Has a copyright troll, more broadly referred to as an intellectual property troll, targeted you with a demand indicating that you will be sued if you refuse to pay up a sum of money? Has the copyright troll presented you with a link to some sophisticated software that will easily take your credit card number and offer a very limited release from liability for your former use of the content, which you immediately removed from your website as soon as you received the demand letter threatening copyright infringement?
If this sounds all too familiar, then feel free to contact us about your particular issue. We keep all communications confidential, pride ourselves on quick and active responses, and do not charge for initial consultations.
Copyright trolls seem to gain by the number every day, disseminating their demand letters far and wide and, occasionally, following through on their threat to initiate litigation if the letters are ignored.
Typically, these copyright trolls will seek to take advantage of the unrepresented individual and salivate when they see that they are armed with a valid copyright registration, entitling them to a minimum statutory award of $750 unless a valid defense such as fair use or de minimis use can be proven.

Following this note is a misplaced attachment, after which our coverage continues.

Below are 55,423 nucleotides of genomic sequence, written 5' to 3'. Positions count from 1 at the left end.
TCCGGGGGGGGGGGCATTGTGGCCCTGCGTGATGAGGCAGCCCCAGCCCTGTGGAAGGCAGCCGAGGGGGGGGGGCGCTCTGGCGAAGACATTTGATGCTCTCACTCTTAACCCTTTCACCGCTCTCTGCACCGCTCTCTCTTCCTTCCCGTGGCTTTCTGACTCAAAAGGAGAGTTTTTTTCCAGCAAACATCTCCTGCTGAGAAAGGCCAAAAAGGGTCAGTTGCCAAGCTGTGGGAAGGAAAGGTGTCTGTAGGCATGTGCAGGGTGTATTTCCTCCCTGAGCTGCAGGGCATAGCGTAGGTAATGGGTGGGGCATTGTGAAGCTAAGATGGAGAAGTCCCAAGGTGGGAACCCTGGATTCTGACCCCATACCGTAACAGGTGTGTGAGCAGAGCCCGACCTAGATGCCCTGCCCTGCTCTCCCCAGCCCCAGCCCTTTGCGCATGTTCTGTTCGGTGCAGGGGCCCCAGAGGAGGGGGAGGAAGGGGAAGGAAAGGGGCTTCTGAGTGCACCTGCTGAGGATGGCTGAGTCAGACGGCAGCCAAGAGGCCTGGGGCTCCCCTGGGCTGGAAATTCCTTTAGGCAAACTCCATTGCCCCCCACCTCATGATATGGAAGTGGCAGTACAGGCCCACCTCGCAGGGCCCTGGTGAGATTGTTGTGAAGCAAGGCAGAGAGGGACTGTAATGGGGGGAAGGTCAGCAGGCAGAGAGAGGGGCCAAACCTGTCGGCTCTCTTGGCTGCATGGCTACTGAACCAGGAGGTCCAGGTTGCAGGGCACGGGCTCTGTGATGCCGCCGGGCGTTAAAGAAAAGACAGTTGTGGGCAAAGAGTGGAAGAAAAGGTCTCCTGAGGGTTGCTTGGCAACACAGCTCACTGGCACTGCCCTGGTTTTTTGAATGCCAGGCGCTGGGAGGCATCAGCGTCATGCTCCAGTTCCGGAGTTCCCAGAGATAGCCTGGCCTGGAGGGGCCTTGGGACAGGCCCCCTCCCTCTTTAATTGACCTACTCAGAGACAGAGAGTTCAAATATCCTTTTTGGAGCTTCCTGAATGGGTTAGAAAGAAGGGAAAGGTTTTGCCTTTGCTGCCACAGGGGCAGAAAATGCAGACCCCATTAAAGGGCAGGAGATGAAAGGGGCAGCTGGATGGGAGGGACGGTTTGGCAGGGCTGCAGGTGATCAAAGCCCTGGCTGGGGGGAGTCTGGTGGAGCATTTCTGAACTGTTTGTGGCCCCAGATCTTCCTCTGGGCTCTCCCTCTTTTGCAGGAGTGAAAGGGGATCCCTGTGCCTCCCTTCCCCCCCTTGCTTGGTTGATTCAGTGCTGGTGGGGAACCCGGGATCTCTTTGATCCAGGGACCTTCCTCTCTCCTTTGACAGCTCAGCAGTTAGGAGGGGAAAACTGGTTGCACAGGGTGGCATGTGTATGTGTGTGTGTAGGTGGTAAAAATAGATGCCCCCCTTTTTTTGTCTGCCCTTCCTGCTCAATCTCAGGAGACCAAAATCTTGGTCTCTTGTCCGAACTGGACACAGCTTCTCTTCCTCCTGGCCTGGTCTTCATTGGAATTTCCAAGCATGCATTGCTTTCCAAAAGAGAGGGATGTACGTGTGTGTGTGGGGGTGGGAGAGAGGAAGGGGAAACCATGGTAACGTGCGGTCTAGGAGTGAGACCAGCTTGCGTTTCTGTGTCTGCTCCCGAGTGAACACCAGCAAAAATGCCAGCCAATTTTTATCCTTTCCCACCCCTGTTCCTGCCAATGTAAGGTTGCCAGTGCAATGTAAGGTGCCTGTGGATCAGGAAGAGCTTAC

But courts across the country are beginning to recognize the tactics of these copyright trolls and are helping fight against their mission to enforce copyrights not to protect expression, but to extract payments through litigation. In fact, those precise words were recently used by the U.S. Court of Appeals for the Seventh Circuit in a case that actually awarded relief to the defendants for having to defend against copyright trolls. In the case, the appellate court noted that the plaintiff had brought more than 100 copyright infringement lawsuits against defendants in recent years and that many defendants – “the targets of the settlement-extraction scheme” – were starting to push back.
The plaintiff held copyrights, but that was not enough to avoid scrutiny from the court for its trolling tactics. As stated by the appellate court, “Copyright law rewards original expression and innovation. It does not protect rent-seekers looking to score a quick settlement rather than compete.” Setting aside the specific facts of that case, it was made abundantly clear that the court, and hopefully others across the country, are growing impatient with copyright troll plaintiffs and lawyers who are firing off as many demand letters as possible in a given day, hoping to extract as many quick settlements as possible.
In the appellate court case, the defendants were awarded their costs and fees in an amount of more than $518,000. The court highlighted that, in copyright infringement cases, there is a strong presumption that prevailing defendants may recover costs. It was held proper considering that plaintiffs should be discouraged from manipulating copyright laws to extract quick settlements.
A win for those who fight off copyright trolls. We love to see it.